How to choose an Orthodox liturgical bell

In your quest for a fitting voice for your temple, your first questions concern

Acoustics also leads to questions of Tradition: How does a bell for Orthodox worship express the ethos and vision of Orthodox liturgical art?

Finally, the pragmatic questions: What bells are available and would fit your budget? What sequence would make a good set? And here you will also want to know about our warranty.

Let's start to look at these issues by comparing bells to icons:

Bell manufacturing should be supervised by professional ringers who can test the quality of each bell and make sure not only of its own quality, but also that it fits the other bells of the set for which it is destined. Of course, this choice requires that the foundry be casting more than one or two bells of any given size at a time! But it's important to know that even if a bell sounds beautiful in itself, that does not necessarily mean it will sound great with another.

Manufacturers that practice this control are very few, and those that cast enough bells to offer this kind of selection are not so many either— only Russia's premiere foundries, in fact, can provide such choice. Who is casting your bell? What kind of expertise and choice do they offer?

Blagovest Bells is proud to be a member of the Campanological Arts Association of Russia, which is the foremost bell testing, certification, and training organization in the entire Orthodox world, enjoying both Russian governmental and patriarchal endorsement.

Our foundries not only employ professional ringers, they train professional ringers! And we sell only award-winning bells that have AKIR's full approval!

Does the foundry know what it's doing?

What kind of tradition and experience does the foundry have?

Is it experienced in bell-making?

Do they really know what they're doing when they set out to cast a bell of a certain weight and pitch?

Are they experienced in bells?

How do they stand up to their competition? Or have they never benefitted from the critique of strong competitors?

Read more about the founding of liturgical bells in Russia!


Let's put it this way:

Would you buy icons from an artist who hadn't trained in the traditions of iconography, even if he were otherwise a master?


The sound of a liturgical bell:
Is the bell in tune? With the flavor of tradition?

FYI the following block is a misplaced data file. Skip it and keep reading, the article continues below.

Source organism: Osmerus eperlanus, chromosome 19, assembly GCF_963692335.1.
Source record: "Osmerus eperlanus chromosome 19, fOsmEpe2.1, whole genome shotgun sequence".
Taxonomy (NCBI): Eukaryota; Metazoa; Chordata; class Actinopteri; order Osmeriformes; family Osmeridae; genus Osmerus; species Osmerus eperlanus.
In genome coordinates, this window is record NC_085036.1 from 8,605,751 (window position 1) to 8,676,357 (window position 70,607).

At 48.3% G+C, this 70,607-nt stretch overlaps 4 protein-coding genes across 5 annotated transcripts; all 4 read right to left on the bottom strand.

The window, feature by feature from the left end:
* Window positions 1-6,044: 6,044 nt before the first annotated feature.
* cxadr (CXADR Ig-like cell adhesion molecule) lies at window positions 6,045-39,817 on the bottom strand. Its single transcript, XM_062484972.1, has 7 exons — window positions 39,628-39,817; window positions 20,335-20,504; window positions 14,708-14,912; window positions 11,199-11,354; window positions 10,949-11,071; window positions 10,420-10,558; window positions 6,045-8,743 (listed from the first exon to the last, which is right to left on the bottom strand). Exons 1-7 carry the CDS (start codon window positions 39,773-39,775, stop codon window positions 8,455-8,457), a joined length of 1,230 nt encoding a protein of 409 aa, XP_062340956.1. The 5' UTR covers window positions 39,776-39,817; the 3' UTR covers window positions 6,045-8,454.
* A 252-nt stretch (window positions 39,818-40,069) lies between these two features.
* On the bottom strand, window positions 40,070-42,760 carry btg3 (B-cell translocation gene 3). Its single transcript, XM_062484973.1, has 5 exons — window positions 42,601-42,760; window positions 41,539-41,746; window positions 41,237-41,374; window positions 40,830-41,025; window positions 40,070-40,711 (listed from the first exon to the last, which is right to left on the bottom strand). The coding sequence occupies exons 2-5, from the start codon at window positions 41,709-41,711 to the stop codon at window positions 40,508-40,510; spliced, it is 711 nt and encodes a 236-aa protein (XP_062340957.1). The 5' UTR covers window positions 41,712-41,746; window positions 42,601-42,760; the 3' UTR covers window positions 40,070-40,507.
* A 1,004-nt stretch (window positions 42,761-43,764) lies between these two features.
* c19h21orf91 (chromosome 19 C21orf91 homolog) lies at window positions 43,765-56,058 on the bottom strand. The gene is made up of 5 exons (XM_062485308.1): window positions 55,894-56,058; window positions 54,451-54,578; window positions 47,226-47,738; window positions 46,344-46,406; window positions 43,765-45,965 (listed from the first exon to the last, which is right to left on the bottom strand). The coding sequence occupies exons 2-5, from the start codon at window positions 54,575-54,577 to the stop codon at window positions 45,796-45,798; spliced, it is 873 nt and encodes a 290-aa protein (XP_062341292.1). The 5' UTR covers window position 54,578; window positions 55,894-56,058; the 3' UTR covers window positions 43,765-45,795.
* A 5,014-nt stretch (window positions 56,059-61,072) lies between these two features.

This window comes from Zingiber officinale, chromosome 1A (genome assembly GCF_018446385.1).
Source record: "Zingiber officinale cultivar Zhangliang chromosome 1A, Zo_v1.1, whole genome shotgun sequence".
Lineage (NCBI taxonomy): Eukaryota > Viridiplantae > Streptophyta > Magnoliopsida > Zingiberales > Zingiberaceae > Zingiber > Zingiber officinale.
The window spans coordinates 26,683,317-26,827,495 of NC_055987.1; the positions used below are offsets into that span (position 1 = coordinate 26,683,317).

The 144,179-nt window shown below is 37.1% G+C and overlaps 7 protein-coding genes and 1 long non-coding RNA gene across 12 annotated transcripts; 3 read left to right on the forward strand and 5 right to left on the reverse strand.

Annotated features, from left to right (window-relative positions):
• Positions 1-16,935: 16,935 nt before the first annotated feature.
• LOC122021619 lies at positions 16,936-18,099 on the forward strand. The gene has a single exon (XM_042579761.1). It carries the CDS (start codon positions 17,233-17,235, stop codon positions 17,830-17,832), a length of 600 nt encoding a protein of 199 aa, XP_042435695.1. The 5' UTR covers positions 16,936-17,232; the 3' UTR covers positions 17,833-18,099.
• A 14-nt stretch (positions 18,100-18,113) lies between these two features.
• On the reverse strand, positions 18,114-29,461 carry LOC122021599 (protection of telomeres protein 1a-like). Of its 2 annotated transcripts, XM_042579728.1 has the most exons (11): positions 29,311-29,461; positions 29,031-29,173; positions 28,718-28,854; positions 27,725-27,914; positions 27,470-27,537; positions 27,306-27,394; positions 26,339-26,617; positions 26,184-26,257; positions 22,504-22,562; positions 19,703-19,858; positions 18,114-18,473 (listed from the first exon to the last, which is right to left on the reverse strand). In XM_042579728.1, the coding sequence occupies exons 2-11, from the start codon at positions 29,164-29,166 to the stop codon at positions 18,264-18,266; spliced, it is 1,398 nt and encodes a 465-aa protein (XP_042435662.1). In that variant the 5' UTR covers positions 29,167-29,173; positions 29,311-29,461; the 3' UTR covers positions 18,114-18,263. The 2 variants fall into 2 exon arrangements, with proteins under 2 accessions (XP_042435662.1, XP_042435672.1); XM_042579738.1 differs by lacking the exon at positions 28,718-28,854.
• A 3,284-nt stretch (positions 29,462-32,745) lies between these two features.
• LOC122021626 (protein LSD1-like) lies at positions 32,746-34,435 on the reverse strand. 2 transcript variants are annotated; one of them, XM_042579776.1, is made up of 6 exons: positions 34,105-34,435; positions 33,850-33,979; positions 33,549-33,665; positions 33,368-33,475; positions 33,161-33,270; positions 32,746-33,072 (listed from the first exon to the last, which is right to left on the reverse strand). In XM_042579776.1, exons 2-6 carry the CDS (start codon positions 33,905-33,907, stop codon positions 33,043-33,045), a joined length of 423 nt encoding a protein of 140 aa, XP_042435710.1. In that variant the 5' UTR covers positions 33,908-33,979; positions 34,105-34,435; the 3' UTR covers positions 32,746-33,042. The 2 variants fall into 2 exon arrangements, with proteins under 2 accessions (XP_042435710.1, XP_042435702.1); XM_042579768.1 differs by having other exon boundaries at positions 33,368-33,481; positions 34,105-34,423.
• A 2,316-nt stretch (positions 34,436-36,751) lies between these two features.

Does the bell sound beautiful?

Even if it sounds good, does it have the machined precision of a modern European bell— or does it have the distinctive, mellow, 'strawberry red' (krasniy or malinoviy) tone of a traditional Russian bell?

Is it suited for the Russian style of playing?

Will it make a good set with your others?

Read about the sound of a liturgical bell.


Ask yourself this:

Would you buy an icon that wasn't beautiful?

And if the iconographer introduced foreign elements into the composition?

What is the look of an Orthodox liturgical bell?

What's the quality of the decoration, iconography and inscriptions?

Have you ever seen a Faberge egg?

The decoration on a liturgical bell should certainly not be less than aesthetically pleasing; in fact, it should be more. A bell is a singing icon— so it's good to ask whether the visual icons on it are worthy of the name also.

Read more about the look of a liturgical bell.

In other words,

Would you buy an icon from an unskilled painter?

Specifications: What bells are available?

What bells are available from a given foundry?

Do they fit your tonal, budgetary, and other considerations?

Each foundry uses its own distinctive style and profile. For instance, Vera bells tend to be more ornate than Pyatkov; Pyatkov bells tend to run slightly heavier than Litex. Some foundries allow icons on small bells; others will cast them only bells of 100 kg or more. Some give a high, elegant polish to their bells; others prefer a look that's more unfinished and 'mediaeval'.

Whatever your specifications though, and regardless of the foundry, we import only the best sounding bells Russia has ever made.

Check out the specifications of the bells available from each foundry.


Sequence of tones: What bells do I need for my set?

In the final analysis, your main consideration in buying new bells is going to be tone sequence.

Do you have an existing bell of good quality which you intend to continue using?

What scale or key does it require you to ring?

Read more about the sequence of tones in Russian bell music.


What kind of confidence does the foundry really have?

Every foundry offers a warranty, but you need to ask what the warranty really means.

Is it simply a promise to fix problems, or do they really have a track record that says there just won't be any problems?

Our bells are unconditionally guaranteed!

But really, we offer you a lot more than a promise that your money will be well spent.

We offer you the actual Tradition.